A healthy, well-balanced diet is essential for people of all ages, but it is especially important for elderly people to get their recommended nutritional amounts. Unfortunately, people in their senior years are less likely than other age groups to maintain a healthy diet due to several differing lifestyle factors.
Physical reasons such as dental problems or a decline in the senses can impact on an elderly person’s dietary habits, as can the difficulty they may have being on their feet for a long time while trying to co-ordinate cooking meals. In addition, they could be beset by a lack of appetite from feelings of loneliness, a lack of income to buy the food they need or the logistical barriers of being unable to get to a supermarket, particularly in adverse weather.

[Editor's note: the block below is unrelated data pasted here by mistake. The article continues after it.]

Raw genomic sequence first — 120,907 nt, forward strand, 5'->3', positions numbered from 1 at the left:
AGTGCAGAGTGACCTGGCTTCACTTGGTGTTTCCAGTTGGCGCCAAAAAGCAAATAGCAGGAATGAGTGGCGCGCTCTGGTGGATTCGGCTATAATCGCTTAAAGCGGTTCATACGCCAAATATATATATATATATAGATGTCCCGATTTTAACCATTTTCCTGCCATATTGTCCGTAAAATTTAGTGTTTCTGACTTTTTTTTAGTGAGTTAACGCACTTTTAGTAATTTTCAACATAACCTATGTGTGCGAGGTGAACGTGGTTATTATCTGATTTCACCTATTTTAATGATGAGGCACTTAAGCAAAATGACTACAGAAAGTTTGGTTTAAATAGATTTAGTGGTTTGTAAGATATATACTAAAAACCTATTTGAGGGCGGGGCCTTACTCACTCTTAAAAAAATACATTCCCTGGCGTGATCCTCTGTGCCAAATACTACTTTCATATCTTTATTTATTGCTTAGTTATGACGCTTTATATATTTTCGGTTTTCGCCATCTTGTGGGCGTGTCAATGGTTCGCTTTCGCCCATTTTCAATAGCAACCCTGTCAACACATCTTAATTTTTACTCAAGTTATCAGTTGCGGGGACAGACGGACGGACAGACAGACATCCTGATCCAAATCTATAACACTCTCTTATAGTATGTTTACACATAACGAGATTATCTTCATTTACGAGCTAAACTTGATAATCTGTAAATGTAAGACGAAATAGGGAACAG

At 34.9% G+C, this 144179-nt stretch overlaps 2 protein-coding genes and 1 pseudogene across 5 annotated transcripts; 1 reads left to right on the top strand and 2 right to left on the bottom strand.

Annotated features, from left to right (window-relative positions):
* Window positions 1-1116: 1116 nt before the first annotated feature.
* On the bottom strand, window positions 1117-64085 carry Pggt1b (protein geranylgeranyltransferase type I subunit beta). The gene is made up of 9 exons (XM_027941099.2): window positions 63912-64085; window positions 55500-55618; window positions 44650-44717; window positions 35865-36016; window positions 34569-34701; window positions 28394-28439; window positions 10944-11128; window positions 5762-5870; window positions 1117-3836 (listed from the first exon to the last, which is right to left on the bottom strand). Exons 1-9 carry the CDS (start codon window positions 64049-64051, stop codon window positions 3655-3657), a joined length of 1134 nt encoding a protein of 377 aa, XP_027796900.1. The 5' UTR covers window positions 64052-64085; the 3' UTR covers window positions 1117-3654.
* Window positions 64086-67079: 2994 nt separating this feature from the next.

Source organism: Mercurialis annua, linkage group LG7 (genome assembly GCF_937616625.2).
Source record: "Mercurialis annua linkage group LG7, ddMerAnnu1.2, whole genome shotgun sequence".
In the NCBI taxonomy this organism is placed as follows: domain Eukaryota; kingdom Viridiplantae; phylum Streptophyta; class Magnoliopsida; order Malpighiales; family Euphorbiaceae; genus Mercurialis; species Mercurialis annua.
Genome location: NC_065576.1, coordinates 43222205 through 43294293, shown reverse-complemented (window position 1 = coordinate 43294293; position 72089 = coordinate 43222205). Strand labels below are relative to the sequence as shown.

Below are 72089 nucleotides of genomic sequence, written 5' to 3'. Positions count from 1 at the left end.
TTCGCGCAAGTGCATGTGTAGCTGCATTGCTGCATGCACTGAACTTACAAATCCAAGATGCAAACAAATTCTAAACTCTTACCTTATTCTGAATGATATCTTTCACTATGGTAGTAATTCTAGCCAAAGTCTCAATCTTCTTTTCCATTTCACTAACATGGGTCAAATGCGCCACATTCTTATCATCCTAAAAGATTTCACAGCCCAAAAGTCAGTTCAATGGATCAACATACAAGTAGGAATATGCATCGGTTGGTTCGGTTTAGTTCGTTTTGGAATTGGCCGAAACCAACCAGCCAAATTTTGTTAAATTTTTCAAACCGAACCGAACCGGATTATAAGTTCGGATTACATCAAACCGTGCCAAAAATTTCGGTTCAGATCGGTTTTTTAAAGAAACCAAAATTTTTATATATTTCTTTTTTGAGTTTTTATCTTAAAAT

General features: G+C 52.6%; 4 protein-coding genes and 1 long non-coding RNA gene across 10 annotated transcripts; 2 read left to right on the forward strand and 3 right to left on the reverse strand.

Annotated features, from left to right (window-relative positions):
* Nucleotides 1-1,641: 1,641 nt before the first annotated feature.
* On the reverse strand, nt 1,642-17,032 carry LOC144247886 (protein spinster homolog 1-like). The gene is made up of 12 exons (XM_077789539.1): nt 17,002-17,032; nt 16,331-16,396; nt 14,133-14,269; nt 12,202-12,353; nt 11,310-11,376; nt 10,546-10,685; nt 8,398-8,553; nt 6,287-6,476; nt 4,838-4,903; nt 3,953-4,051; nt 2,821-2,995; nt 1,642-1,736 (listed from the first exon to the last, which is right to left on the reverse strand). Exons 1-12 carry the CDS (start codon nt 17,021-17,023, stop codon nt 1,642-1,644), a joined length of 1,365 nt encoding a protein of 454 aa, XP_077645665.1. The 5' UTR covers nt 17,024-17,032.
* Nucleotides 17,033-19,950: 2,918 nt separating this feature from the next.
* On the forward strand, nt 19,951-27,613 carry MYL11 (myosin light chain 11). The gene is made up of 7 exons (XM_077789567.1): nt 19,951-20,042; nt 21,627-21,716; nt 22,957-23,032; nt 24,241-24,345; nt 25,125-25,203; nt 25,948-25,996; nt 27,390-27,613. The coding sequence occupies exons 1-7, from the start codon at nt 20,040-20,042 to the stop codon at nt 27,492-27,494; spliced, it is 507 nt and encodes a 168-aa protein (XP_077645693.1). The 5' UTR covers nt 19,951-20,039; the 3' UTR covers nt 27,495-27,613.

If you know of an elderly person whose diet could be improved, whether it’s your ancestors or a neighbor, you can have a central part to play in helping them to get the nutrients they need. Take the time to cook for them, or even to help them with their own cooking. If they can’t get to a grocery store, do their shopping for them (again, you can bring them with you if they’re well enough to leave the house). Indeed, rather than just preparing a meal and laying it in front of them, you should make a regular thing of bring other family members over for dinner and turning it into an occasion. This will not only allow the elderly person to eat healthier, but also give them something to which they can look forward every week (or however regular it may be).
This infographic from Be Independent Home Care http://www.beindependenthomecare.ie/join-the-team/care-assistant-jobs.html suggests four ideal meals for elderly people and advises on how we can encourage our elders to get their recommended nutrition for a happier, healthier life.